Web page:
Phil Spector invented the “Wall of Sound” and created almost everything that is great and sacred in pop music – then he committed a murder. He has now died in prison as a result of a corona infection.
Nobody has created bigger monster hits, and nobody has destroyed his life’s work more thoroughly than the teenage Schmalzier, studio dictator and coke-maker Phil Spector, the creator of almost everything that is great and sacred in pop music: “Be My Baby” by the Ronettes, “River Deep, Mountain High” by Ike and Tina Turner, “Imagine” by John Lennon, “You’ve Lost That Loving Feeling” by the Righteous Brothers, “All Things Must Pass” by George Harrison, “Death of A Ladies’ Man »by Leonard Cohen.
But he was not only brutal in his music, he was also in prison for manslaughter until the end. He is said to have shot several times in the course of his decades-long career in the studio when the musicians couldn’t produce the sound he had in mind, and then, at the end of his musical career, he shot an acquaintance by chance and spent the last 17 years of his life in one California prison where he died Saturday after contracting the coronavirus.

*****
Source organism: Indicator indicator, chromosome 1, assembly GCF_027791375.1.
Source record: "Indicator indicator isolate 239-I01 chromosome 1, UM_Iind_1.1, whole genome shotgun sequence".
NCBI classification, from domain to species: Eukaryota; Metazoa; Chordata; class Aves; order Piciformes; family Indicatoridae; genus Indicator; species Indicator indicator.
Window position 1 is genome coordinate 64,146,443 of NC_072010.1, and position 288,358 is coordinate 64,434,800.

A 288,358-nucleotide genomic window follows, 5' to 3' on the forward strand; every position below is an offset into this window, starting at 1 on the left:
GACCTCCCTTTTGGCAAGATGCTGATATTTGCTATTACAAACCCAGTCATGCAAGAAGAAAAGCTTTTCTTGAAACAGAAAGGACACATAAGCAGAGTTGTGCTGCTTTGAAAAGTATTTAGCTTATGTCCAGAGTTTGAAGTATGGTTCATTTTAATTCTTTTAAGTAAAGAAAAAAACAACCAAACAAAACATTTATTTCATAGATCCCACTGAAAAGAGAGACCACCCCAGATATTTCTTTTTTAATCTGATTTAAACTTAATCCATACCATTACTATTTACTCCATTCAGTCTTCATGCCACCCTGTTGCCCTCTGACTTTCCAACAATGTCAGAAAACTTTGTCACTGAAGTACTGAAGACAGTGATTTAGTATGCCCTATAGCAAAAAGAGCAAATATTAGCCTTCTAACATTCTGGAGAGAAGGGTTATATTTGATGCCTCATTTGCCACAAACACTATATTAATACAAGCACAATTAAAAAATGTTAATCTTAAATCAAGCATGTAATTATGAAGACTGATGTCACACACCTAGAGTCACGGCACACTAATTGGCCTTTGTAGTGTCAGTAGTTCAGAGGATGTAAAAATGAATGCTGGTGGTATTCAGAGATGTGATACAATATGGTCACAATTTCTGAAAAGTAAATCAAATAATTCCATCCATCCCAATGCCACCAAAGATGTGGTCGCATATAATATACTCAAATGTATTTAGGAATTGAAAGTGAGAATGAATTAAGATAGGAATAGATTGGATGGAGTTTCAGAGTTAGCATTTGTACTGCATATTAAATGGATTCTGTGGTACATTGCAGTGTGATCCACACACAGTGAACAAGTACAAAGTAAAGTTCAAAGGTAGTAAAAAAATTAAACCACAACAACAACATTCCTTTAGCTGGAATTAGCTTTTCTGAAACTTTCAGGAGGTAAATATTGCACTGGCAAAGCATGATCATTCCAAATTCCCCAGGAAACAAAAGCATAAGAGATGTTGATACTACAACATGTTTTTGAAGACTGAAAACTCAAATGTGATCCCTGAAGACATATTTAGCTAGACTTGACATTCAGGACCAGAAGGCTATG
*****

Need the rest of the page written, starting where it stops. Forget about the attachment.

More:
Every triumph was followed by a crash
Spector was born in the Bronx in 1939, played a little guitar at school and formed a band called Teddy Bears, which had a medium hit in 1958 with the flattering “To Know Him Is To Love Him”. The title was supposedly inspired by the saying on his father’s tombstone. However, Spector’s talents were in production. He started working at the Tin Pan Alley hit factory long enough to learn the tricks of making hits. Soon he got his own label, Philles Records, and began recording “little symphonies for teenagers” in a bombast style never heard before. This is how Tom Wolfe, who composed a legendary portrait of the «first teenage tycoon» in 1965, described the compression works, which in two to three and a half minutes recorded everything about puberty and puberty, ranging from exultant and deeply saddened.
Even then Spector appeared as a paranoid madman who got more out of the musicians, singers and the technical possibilities of the studio than was possible. He let violins smack and the winds cheer, Tina Turner had to shout her heart out and everything had to crash against the Wall of Sound, which then landed a hundredfold on the records, which had to be in mono.
Because art is naturally related to misfortune in the classic story, he married his star Ronnie Spector and locked her up at home, killing her career. The Beatles got him out, Dennis Hopper shot “Easy Rider” with him, the Ramones hoped for their records to shine: every triumph was followed by a fall into oblivion, and then came murder.
If, as the rock’n’roller Bill Shakespeare knew, music of love is food, then Phil Spector, released from all earthly gravity, continues to play in the unearthly recording studio, happily unarmed and disarmingly heavenly.